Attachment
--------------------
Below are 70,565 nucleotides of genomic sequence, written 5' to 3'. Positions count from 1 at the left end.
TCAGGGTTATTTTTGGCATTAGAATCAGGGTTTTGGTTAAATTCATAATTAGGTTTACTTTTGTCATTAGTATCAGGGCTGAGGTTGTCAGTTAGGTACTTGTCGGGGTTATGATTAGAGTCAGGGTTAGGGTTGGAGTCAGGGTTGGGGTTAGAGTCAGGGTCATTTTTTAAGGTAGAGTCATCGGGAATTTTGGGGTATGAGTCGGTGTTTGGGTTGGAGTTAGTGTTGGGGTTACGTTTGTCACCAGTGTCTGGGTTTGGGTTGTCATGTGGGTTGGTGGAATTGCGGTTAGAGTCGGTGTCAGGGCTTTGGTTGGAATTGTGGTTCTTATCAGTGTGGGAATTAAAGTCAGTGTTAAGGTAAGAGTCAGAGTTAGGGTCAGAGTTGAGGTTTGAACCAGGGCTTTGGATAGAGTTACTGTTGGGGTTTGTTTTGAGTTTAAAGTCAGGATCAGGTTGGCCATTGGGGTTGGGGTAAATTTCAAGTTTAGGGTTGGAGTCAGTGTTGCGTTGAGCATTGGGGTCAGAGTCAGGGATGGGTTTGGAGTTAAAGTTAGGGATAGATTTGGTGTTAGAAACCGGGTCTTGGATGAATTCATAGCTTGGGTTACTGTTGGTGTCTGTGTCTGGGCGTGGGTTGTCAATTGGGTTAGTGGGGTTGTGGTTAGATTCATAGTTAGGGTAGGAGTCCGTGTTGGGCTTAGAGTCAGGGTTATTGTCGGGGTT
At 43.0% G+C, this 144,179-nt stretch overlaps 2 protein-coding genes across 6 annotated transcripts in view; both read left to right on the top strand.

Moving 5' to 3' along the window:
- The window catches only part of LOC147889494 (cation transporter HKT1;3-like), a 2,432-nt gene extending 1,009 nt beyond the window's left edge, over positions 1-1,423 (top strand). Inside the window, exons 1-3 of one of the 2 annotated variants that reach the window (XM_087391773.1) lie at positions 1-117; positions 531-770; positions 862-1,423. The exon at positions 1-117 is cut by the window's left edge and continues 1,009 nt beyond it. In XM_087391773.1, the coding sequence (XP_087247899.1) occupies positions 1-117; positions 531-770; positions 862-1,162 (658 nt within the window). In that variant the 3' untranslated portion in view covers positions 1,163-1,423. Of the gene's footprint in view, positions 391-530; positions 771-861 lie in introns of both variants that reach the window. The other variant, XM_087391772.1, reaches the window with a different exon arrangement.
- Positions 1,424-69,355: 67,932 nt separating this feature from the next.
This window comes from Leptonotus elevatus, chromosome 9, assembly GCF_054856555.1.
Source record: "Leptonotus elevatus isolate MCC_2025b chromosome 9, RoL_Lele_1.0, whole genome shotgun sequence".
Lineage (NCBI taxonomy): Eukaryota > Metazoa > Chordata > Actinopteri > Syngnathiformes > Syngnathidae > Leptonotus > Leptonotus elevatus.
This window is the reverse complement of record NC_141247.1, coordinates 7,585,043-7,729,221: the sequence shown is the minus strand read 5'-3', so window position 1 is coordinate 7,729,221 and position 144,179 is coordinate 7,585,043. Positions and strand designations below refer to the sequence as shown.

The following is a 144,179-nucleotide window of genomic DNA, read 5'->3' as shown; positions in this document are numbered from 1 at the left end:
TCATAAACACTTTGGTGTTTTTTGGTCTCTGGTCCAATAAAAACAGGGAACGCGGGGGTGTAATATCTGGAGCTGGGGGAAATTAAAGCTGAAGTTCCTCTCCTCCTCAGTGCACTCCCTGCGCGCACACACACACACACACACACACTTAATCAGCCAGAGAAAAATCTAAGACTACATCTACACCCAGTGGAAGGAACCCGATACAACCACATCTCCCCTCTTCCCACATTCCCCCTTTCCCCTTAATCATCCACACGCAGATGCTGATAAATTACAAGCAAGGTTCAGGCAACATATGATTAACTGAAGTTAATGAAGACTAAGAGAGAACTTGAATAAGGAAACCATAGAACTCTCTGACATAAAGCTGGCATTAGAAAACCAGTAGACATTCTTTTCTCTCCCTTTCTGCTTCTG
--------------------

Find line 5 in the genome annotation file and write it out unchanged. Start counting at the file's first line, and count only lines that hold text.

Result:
- The window catches only part of LOC147889494 (cation transporter HKT1;3-like), a 2,432-nt gene extending 1,009 nt beyond the window's left edge, over positions 1-1,423 (top strand). Inside the window, exons 1-3 of one of the 2 annotated variants that reach the window (XM_087391773.1) lie at positions 1-117; positions 531-770; positions 862-1,423. The exon at positions 1-117 is cut by the window's left edge and continues 1,009 nt beyond it. In XM_087391773.1, the coding sequence (XP_087247899.1) occupies positions 1-117; positions 531-770; positions 862-1,162 (658 nt within the window). In that variant the 3' untranslated portion in view covers positions 1,163-1,423. Of the gene's footprint in view, positions 391-530; positions 771-861 lie in introns of both variants that reach the window. The other variant, XM_087391772.1, reaches the window with a different exon arrangement.